Going into the divorce process, one of your biggest concerns was likely how ending your marriage would affect your children. Although divorce can affect your children, it is something that happens to many families every year.
According to the Centers for Disease Control and Prevention, in 2019, 746,971 couples in the U.S. divorced or annulled their marriages. If you and your ex have plans to jointly parent your children, the following tips may help.
Set aside your feelings
You may still have feelings of anger, resentment and frustration left over from your divorce. Try not to let these emotions spill over into your co-parenting relationship. Remember to put your children’s needs first and not let your feelings affect the arrangement.
Maintain consistent schedules and rules
As you transition your children to living in two households, maintain similar schedules, routines and rules at both homes. For example, follow the same bedtime routine and have the same limits for screen time at both households.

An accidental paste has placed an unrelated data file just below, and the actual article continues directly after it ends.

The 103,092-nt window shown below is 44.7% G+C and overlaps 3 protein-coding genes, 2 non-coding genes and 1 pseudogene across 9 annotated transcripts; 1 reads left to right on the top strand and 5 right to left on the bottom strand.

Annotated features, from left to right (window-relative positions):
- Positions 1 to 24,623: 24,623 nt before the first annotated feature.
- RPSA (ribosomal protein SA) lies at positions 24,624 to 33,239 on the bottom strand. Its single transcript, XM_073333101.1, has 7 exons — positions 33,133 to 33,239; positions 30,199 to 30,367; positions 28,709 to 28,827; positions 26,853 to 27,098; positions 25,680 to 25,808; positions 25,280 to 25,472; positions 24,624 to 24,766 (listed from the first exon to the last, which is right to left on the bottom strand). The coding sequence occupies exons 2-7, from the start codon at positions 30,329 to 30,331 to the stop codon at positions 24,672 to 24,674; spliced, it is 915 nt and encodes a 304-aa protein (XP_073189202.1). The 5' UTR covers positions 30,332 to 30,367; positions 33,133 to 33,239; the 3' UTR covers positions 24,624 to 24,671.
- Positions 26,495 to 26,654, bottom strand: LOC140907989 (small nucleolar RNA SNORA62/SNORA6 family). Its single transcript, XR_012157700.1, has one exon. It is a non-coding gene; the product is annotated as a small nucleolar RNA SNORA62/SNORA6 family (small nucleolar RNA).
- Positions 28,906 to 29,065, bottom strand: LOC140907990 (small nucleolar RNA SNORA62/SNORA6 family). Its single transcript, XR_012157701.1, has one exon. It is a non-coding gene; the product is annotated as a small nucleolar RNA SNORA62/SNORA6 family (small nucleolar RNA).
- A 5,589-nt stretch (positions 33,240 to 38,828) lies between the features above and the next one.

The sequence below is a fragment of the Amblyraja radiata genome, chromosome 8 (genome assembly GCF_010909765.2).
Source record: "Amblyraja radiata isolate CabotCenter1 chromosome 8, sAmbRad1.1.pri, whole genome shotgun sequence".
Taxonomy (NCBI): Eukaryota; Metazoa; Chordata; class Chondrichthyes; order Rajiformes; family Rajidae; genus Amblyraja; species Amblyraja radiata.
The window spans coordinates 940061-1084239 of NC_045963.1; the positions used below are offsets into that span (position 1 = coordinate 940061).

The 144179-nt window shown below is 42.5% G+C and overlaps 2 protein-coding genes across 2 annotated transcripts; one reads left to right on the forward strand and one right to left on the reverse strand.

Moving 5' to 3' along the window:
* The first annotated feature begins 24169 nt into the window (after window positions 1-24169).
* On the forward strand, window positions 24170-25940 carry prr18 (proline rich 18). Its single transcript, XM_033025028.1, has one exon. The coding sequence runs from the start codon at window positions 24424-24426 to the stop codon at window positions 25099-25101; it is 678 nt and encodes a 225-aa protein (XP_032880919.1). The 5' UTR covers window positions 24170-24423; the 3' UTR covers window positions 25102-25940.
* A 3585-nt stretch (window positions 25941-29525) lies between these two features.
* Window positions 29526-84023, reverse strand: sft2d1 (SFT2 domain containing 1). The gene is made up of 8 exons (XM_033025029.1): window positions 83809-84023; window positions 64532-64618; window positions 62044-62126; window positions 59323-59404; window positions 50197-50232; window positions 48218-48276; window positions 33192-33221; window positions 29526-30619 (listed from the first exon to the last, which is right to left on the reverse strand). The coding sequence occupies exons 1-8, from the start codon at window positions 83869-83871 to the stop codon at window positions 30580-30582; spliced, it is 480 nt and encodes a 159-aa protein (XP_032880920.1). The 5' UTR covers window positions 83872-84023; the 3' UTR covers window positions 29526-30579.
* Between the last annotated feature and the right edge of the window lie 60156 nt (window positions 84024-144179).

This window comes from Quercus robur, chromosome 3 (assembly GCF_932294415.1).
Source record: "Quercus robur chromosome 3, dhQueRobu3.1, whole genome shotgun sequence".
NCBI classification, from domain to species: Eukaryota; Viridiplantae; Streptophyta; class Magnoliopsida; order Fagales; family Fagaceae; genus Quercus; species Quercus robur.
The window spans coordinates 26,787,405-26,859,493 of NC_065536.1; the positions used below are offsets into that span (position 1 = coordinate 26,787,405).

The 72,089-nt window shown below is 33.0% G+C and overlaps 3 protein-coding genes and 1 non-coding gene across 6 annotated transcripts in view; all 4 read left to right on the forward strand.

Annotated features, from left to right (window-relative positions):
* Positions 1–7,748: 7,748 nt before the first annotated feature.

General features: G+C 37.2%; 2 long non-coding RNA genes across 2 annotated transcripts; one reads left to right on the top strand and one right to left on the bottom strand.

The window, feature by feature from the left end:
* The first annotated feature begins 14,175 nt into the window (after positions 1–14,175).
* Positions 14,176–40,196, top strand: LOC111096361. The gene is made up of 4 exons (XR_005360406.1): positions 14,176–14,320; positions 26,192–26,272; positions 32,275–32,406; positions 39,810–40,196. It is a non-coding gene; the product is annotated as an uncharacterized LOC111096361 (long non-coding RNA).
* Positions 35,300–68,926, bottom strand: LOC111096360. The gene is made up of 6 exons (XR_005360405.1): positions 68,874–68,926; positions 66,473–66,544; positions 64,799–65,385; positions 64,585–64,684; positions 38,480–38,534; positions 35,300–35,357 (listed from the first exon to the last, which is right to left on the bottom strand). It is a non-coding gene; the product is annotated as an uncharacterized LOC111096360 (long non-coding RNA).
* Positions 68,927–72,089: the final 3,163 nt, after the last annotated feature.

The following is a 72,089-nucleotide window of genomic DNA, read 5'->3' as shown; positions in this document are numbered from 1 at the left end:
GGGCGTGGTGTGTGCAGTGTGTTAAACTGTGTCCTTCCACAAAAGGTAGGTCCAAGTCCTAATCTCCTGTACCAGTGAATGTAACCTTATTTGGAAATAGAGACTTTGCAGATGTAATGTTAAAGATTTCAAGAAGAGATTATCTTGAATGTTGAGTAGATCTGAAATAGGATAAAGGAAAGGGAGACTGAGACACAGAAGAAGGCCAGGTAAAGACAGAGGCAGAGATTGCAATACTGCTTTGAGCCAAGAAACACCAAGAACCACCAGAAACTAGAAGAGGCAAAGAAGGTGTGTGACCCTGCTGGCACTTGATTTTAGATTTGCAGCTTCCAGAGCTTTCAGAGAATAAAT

Work on improved communication
The way you and your ex communicate can affect the effectiveness of your co-parenting relationship. Update your former spouse regularly about your children and set up regular meeting times to discuss your children, schedules, etc. You should also determine how you and your spouse will communicate, whether it is over text messages, email or in-person meetings.
Learning to share parenting responsibilities with your former spouse can be a challenging process. Although it may be difficult at first, co-parenting with your ex will likely get easier over time.